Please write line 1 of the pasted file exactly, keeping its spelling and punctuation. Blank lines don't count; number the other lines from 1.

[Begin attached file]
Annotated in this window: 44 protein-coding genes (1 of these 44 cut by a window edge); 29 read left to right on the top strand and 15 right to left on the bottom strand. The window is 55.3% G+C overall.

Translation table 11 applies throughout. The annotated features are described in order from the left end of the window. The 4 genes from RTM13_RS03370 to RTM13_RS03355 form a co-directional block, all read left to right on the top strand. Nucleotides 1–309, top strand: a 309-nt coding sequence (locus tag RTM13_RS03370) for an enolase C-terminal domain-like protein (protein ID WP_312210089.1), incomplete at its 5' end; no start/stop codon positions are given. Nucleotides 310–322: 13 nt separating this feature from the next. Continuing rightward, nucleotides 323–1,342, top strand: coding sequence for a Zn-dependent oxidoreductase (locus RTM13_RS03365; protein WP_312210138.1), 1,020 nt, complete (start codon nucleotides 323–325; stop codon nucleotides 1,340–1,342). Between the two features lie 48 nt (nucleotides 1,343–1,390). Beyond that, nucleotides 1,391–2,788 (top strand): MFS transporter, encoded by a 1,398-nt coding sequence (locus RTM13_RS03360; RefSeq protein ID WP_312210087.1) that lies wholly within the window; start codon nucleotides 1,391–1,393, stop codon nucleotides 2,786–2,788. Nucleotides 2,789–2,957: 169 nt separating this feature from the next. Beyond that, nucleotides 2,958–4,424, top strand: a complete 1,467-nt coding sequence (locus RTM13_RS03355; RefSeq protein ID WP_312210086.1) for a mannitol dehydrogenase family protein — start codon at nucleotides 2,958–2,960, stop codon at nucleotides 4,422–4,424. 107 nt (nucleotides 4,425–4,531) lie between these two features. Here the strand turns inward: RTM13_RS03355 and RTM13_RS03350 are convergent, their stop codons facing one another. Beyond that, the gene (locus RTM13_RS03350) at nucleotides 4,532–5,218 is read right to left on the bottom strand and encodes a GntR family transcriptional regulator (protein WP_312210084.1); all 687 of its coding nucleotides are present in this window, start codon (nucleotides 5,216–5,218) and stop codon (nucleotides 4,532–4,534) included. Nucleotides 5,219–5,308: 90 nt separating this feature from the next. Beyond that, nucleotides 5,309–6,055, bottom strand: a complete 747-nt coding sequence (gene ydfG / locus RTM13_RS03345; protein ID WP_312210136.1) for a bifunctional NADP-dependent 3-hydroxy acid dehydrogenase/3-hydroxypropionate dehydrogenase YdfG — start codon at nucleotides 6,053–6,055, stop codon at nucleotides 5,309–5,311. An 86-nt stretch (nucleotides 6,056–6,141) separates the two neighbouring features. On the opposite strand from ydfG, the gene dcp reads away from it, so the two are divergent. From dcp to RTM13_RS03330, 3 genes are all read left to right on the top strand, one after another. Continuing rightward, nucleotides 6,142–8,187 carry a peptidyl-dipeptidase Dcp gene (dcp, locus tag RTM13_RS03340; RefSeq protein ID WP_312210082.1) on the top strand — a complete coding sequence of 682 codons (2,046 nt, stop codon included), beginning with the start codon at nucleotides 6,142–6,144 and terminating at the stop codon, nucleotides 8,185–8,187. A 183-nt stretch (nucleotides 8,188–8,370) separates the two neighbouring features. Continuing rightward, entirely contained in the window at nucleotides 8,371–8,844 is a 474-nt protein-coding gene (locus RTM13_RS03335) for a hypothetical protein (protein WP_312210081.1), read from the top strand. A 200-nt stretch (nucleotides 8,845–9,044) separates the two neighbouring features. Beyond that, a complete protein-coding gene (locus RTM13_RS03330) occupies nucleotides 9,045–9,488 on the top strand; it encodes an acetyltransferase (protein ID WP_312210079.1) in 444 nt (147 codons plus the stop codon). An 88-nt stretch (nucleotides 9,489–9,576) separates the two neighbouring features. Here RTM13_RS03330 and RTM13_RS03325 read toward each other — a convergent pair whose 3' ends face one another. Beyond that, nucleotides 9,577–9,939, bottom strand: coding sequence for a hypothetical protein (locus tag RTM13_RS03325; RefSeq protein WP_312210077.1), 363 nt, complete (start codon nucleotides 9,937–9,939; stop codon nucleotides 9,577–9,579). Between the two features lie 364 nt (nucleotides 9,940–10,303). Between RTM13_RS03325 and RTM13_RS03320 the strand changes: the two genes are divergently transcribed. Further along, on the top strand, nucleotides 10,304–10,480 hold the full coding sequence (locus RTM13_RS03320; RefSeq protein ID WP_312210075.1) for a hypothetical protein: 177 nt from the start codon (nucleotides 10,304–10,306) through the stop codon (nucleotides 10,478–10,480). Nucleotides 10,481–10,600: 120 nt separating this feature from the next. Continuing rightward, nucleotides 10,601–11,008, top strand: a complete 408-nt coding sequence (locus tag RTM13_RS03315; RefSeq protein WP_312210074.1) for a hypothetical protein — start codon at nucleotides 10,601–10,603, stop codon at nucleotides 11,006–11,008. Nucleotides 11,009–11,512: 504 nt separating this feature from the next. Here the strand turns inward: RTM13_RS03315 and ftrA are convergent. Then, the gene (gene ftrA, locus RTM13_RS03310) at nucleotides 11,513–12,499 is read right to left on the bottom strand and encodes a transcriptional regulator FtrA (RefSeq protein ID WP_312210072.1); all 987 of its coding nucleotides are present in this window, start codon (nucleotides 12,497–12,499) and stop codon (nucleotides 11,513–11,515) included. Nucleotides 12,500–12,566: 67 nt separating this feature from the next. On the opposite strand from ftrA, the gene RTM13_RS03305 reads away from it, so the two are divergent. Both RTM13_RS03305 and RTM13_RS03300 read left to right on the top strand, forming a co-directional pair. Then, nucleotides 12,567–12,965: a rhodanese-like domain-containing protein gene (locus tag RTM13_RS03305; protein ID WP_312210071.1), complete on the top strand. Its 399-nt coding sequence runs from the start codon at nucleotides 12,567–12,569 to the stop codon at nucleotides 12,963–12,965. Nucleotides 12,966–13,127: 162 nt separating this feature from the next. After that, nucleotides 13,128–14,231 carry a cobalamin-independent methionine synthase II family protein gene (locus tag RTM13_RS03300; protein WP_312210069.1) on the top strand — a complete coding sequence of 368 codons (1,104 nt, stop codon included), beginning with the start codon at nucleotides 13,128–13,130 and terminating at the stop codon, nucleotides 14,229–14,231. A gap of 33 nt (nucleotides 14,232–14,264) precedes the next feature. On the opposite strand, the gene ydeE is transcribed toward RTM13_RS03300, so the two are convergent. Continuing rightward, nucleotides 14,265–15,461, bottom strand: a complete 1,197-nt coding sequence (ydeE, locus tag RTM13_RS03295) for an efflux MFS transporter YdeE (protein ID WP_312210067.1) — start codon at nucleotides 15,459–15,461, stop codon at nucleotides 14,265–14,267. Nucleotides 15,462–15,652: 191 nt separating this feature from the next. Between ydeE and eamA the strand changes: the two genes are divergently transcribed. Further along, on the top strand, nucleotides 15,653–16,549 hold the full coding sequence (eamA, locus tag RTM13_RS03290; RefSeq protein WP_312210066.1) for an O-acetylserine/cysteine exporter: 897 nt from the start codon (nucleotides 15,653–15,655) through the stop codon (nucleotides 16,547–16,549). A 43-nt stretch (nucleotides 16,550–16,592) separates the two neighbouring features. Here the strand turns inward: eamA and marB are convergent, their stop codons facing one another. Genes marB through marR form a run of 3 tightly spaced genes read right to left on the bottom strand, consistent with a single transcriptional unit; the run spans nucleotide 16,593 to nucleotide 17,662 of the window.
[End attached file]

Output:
Annotated in this window: 44 protein-coding genes (1 of these 44 cut by a window edge); 29 read left to right on the top strand and 15 right to left on the bottom strand. The window is 55.3% G+C overall.